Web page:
Let’s continue our exploration of the fascinating topic of killing lines. Apart from killing lines from the cursor to the end of the line (kill-line) and killing lines from the cursor back to the beginning of the line (kill-line with a 0 prefix argument) you can also kill entire lines with a single command - kill-whole-line.

The command is bound to C-S-Backspace by default and kills the line including its newline. With a prefix argument, it will kill that many lines starting from the current line. If the argument is negative it will kill that many lines backward plus the preceding newline. If the argument is 0, it will kill the current line but exclude the trailing newline. We can improve the command a bit by making it indentation aware (like we did for backward kill line in the previous post):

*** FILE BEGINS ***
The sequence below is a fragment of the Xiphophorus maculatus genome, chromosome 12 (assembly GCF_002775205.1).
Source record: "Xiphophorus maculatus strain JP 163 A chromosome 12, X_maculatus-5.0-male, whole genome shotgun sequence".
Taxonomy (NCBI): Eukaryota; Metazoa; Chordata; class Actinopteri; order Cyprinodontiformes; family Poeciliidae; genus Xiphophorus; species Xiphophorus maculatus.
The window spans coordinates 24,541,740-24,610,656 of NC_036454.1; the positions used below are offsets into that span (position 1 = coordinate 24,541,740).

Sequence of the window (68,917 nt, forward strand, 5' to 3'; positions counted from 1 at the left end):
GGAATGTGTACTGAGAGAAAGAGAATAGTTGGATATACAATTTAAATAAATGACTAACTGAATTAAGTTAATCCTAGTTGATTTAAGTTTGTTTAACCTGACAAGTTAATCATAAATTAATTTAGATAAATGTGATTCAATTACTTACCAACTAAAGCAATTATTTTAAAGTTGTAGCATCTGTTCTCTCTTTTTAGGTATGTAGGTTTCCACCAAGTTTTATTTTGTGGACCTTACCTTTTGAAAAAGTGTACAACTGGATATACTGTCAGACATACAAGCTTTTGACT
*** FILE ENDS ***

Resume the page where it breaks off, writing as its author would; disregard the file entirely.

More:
(defun smart-kill-whole-line (&optional arg)
  "A simple wrapper around `kill-whole-line' that respects indentation."
  (interactive "P")
  (kill-whole-line arg)

Now we can rebind C-S-Backspace:

(global-set-key [remap kill-whole-line] #'smart-kill-whole-line)

remap is a pretty neat trick in its own right; maybe I’ll write a bit more about it in the future.

This command is available in crux as crux-kill-whole-line. This command is also available in Prelude via the crux package.